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    That would be off-topic wouldn't it? So you've basically thrown away the purpose of the whole thread. You'll get a warning next time.
     
  17. TriMesh

    TriMesh Site Supporter 2013-2017

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    They were actually a format that Sega designed specifically for the DC - they have never been supported on any other machine before or since.

    The basic idea wasn't bad - when the DC booted a MIL-CD, it disabled all of the data-related functions on the CD drive before it started to run the loaded code - the only thing the code was supposed to be able to do was play audio tracks. They thought this would make the format unusable for playing games. The biggest problem was that there was in fact a way of turning the GD-ROM drive functions back on - it was pretty well hidden, but the reverse engineers found it anyway, along with the method used for scrambling the boot file.

    On top of this, some parts of the boot code were not checked by the DC boot ROM, so you could change them - this made exploiting the console a lot easier, since you could just replace the Sega supplied boot code with a patched version that reactivated the GD-ROM and reversed the scrambling done during the loading process. This made a CD-R look pretty much exactly like a GD-ROM except for being smaller and starting from a different LBA.

    The second issue is admittedly not as big as the first one, but it did mean that the level of skill required to pirate DC games was drastically reduced, hence the proliferation of cracking teams that were doing it.
     
  18. smf

    smf mamedev

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    What is strange is Nintendo made pretty much the same mistake with the Wii by having game discs that couldn't be read on a standard PC drive but allowed the Wii to read standard DVDs. As soon as you have the ability to patch code on the console, you can both read the original games and patch the software to accept copies.

    Nintendo also messed up their code signing on the Wii, as did Sony on the PS3. My conclusion is that nobody pays attention to other systems hacks, or they don't understand what they are doing enough to avoid the same pitfalls.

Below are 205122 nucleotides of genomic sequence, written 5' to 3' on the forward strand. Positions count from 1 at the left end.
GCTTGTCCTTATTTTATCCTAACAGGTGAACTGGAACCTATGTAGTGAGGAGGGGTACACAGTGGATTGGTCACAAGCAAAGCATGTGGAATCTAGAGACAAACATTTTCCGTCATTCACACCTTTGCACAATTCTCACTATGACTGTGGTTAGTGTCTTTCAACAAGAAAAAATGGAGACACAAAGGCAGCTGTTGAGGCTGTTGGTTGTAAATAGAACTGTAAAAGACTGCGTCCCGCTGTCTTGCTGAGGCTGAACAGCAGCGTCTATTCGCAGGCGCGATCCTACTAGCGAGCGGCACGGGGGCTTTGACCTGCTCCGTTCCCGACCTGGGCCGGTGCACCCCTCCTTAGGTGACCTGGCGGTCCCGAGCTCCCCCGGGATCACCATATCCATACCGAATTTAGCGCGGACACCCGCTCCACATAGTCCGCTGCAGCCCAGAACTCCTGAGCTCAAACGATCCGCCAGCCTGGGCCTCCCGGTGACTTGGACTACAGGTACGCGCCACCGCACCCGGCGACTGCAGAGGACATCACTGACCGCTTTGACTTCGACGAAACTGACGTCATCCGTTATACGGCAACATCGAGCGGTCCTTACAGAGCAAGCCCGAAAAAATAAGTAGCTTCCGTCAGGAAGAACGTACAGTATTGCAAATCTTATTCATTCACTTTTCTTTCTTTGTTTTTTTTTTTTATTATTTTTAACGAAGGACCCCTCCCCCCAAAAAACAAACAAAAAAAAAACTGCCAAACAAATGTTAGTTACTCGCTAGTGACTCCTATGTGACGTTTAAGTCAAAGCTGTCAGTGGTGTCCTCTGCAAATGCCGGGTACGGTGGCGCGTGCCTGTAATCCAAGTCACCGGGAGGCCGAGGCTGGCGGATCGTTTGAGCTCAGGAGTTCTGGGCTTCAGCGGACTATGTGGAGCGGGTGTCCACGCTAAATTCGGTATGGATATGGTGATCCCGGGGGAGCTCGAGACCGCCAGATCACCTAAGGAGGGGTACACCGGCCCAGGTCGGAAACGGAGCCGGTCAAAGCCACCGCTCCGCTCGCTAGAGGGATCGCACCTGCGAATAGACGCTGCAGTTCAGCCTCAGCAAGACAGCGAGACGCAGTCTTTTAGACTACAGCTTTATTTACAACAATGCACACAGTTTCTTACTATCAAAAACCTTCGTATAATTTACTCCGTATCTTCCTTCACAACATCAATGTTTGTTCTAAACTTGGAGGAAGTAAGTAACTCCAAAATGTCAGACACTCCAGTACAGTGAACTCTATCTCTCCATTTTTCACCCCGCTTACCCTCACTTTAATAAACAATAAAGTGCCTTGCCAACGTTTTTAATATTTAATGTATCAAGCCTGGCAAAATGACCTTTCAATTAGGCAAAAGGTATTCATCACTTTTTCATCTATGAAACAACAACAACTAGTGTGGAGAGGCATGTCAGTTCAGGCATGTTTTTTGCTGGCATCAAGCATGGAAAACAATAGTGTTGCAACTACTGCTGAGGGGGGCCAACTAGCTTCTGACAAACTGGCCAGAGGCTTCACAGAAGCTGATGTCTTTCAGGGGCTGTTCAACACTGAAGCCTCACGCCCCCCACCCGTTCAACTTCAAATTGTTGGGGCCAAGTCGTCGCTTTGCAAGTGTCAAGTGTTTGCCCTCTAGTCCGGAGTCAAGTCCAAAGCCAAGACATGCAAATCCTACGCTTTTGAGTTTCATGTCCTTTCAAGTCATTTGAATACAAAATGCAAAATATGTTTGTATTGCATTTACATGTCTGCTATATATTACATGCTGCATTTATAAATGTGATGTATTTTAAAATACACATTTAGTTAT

Back on topic, the last models manufactured could be sitting in a warehouse somewhere or they could have been sold to people who still have them and don't visit places like this. Sometimes what we consider rare is only rare because it's not available to us, but we are a minority.
     
  19. Bad_Ad84

    Bad_Ad84 The Tick

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    I personally wouldnt consider it much off topic, 2001 consoles are the one with MIL-CD issues and this topic is about 2001 dreamcast consoles.

    Limiting people to the extremely narrow topic by an OP would kill a lot of good discussion on this site.

    Sure, start talking about something completely unrelated - I would understand, but this isnt far off topic IMO.

    But you are the boss.
     
  20. momosgarage

    momosgarage Peppy Member

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    They are LONG gone and there is no more back-stock of DC's because the smaller vendors decided not to sell or distribute the DC after the Saturn burned them financially. In contrast, new, unsold, Saturn's and games could be found in warehouses a decade later, after its initial release. I bought many Saturn's from small shop owners whom got out of the video game business after the Saturn flopped, however, when the DC came along, everybody, except the big-guys, said "no thanks", hence, no hidden stockpiles of unsold DC units or games today.

    Sega Parts was doing warranty replacements for a couple of years after the Dreamcast stopped being sold retail. At that time I was buying up all the broken/returned units from Best Buy, ToysRus, etc, sending them to Sega Parts with the receipt and they would then send me a refurbished unit in a strange box specified for refurbished units. During that time EVERY unit I got back was a 2001 model made in China, I never once received an exchanged unit that was made in Japan or with a manufacture date before 2001. Also the last 2001 models could not be used with the Utopia Boot disc, to play burned CD-R's, out of the box, you needed a mod chip. During that time I exchanged at least 30-40 units under the Sega Parts Warranty program.
     
    Last edited: Jul 21, 2015